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1.
Front Immunol ; 12: 785355, 2021.
Article in English | MEDLINE | ID: covidwho-1594099

ABSTRACT

The lungs are constantly exposed to non-sterile air which carries harmful threats, such as particles and pathogens. Nonetheless, this organ is equipped with fast and efficient mechanisms to eliminate these threats from the airways as well as prevent pathogen invasion. The respiratory tract is densely innervated by sensory neurons, also known as nociceptors, which are responsible for the detection of external stimuli and initiation of physiological and immunological responses. Furthermore, expression of functional innate receptors by nociceptors have been reported; however, the influence of these receptors to the lung function and local immune response is poorly described. The COVID-19 pandemic has shown the importance of coordinated and competent pulmonary immunity for the prevention of pathogen spread as well as prevention of excessive tissue injury. New findings suggest that lung nociceptors can be a target of SARS-CoV-2 infection; what remains unclear is whether innate receptor trigger sensory neuron activation during SARS-CoV-2 infection and what is the relevance for the outcomes. Moreover, elderly individuals often present with respiratory, neurological and immunological dysfunction. Whether aging in the context of sensory nerve function and innate receptors contributes to the disorders of these systems is currently unknown. Here we discuss the expression of innate receptors by nociceptors, particularly in the lungs, and the possible impact of their activation on pulmonary immunity. We then demonstrate recent evidence that suggests lung sensory neurons as reservoirs for SARS-CoV-2 and possible viral recognition via innate receptors. Lastly, we explore the mechanisms by which lung nociceptors might contribute to disturbance in respiratory and immunological responses during the aging process.


Subject(s)
Aging/immunology , COVID-19/immunology , Immunity, Innate/immunology , Lung/immunology , Nociceptors/immunology , SARS-CoV-2/immunology , Transient Receptor Potential Channels/immunology , Aged , COVID-19/virology , Humans , Lung/innervation , Lung/virology , Nociceptors/metabolism , Nociceptors/virology , SARS-CoV-2/physiology , Sensory Receptor Cells/immunology , Sensory Receptor Cells/metabolism , Sensory Receptor Cells/virology , Transient Receptor Potential Channels/metabolism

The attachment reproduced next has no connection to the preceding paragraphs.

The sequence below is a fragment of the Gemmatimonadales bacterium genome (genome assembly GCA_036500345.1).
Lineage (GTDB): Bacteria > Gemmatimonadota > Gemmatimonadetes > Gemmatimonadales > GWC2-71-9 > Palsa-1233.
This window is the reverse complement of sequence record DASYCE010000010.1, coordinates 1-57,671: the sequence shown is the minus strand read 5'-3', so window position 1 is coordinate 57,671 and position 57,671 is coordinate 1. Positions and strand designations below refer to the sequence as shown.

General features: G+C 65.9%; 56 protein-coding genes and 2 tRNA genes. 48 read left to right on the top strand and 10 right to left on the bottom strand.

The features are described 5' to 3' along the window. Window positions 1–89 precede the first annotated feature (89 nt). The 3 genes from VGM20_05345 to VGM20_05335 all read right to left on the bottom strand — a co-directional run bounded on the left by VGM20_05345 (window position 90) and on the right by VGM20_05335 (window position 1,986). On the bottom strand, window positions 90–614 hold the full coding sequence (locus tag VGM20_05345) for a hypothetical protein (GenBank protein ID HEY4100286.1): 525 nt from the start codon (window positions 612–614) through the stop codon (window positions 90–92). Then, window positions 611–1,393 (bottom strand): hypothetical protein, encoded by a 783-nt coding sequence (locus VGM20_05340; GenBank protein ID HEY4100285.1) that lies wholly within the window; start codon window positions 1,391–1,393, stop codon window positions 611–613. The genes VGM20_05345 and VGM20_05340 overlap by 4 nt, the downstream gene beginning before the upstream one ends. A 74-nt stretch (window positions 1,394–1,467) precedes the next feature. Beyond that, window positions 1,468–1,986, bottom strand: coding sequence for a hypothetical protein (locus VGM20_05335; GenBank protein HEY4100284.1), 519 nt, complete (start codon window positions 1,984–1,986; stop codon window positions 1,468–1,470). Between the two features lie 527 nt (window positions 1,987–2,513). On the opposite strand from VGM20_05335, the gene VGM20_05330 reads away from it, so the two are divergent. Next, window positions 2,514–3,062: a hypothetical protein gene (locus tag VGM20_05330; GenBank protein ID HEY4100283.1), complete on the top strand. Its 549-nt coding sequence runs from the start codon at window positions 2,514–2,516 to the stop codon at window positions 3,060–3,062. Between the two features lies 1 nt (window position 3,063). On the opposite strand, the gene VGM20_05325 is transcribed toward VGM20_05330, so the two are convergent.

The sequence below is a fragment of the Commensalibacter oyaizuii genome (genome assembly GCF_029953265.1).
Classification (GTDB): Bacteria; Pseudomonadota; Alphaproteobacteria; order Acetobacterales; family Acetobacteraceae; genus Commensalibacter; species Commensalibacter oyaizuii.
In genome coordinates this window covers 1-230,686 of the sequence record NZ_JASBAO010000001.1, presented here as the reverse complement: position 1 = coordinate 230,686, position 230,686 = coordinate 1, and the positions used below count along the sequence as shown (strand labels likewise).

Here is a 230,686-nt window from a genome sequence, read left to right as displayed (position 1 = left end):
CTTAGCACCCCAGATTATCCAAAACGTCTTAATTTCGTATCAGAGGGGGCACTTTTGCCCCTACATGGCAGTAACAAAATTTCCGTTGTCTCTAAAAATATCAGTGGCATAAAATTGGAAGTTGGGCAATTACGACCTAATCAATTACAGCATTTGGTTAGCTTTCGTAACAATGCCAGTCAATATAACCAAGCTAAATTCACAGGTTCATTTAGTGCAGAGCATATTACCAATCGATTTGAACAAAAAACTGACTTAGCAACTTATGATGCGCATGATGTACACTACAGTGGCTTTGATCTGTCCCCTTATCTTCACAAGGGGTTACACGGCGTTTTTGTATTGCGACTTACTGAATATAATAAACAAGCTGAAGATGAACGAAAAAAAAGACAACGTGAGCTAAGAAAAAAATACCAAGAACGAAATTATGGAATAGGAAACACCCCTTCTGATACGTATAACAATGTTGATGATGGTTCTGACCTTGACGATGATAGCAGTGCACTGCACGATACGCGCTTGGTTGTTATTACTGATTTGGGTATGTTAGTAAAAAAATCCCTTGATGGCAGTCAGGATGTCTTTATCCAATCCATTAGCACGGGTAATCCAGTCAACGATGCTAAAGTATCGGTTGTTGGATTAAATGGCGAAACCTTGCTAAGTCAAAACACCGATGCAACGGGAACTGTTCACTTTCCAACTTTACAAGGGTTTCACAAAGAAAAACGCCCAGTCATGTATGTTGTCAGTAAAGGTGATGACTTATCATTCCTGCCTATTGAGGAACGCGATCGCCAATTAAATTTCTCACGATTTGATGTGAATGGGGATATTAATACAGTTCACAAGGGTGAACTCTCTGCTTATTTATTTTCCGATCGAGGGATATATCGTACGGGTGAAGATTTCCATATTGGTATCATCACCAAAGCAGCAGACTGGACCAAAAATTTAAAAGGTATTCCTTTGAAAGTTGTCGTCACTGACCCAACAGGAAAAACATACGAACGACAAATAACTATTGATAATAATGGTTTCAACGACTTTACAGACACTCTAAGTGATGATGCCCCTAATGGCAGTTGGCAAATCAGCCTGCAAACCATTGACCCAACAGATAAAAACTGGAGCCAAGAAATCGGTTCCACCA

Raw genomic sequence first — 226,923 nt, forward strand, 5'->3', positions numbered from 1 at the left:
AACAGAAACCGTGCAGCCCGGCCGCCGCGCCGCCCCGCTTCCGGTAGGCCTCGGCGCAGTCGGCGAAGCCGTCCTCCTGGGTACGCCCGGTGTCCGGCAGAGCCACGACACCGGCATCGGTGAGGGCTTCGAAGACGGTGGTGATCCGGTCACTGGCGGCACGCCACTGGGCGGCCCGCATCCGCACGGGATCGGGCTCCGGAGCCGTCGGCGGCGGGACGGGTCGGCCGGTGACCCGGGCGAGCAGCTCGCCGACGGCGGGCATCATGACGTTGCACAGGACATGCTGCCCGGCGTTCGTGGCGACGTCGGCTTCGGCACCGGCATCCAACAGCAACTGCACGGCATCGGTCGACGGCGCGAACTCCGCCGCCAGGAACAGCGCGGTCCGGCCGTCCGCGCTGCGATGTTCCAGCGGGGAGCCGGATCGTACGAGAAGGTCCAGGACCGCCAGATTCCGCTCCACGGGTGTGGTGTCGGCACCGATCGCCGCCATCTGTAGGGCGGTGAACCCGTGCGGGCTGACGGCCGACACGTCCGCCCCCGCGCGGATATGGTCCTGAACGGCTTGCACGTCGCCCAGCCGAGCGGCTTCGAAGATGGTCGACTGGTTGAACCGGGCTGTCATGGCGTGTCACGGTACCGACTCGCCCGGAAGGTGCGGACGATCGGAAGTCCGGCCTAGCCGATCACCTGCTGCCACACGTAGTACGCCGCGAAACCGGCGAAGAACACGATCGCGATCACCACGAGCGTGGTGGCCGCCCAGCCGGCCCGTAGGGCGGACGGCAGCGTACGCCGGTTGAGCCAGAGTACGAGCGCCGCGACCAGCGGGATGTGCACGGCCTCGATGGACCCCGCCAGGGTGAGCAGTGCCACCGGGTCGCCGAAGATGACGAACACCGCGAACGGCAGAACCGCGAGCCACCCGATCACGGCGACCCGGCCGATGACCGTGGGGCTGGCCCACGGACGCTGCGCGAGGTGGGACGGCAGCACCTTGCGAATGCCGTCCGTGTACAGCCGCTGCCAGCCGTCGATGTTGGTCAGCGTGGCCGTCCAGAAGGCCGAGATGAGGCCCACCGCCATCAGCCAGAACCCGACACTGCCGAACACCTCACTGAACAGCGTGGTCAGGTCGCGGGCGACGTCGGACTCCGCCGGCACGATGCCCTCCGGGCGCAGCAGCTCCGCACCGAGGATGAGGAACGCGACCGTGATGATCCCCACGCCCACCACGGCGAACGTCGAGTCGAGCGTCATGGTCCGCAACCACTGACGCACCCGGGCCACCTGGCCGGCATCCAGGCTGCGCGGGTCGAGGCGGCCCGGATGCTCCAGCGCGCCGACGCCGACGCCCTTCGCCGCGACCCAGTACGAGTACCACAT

2.
Front Immunol ; 12: 783725, 2021.
Article in English | MEDLINE | ID: covidwho-1554650

ABSTRACT

Interferons (IFNs) are cytokines that possess antiviral, antiproliferative, and immunomodulatory actions. IFN-α and IFN-ß are two major family members of type-I IFNs and are used to treat diseases, including hepatitis and multiple sclerosis. Emerging evidence suggests that type-I IFN receptors (IFNARs) are also expressed by microglia, astrocytes, and neurons in the central and peripheral nervous systems. Apart from canonical transcriptional regulations, IFN-α and IFN-ß can rapidly suppress neuronal activity and synaptic transmission via non-genomic regulation, leading to potent analgesia. IFN-γ is the only member of the type-II IFN family and induces central sensitization and microglia activation in persistent pain. We discuss how type-I and type-II IFNs regulate pain and infection via neuro-immune modulations, with special focus on neuroinflammation and neuro-glial interactions. We also highlight distinct roles of type-I IFNs in the peripheral and central nervous system. Insights into IFN signaling in nociceptors and their distinct actions in physiological vs. pathological and acute vs. chronic conditions will improve our treatments of pain after surgeries, traumas, and infections.


Subject(s)
Acute Pain/immunology , Chronic Pain/immunology , Interferon Type I/metabolism , Interferon-gamma/metabolism , /immunology , Acute Pain/pathology , Animals , Chronic Pain/pathology , Disease Models, Animal , Humans , Neuroglia/cytology , Neuroglia/immunology , Neuroglia/pathology , Nociceptors/immunology , Nociceptors/metabolism , Receptors, Interferon/metabolism , Signal Transduction/immunology , Spinal Cord/cytology , Spinal Cord/immunology , Spinal Cord/pathology
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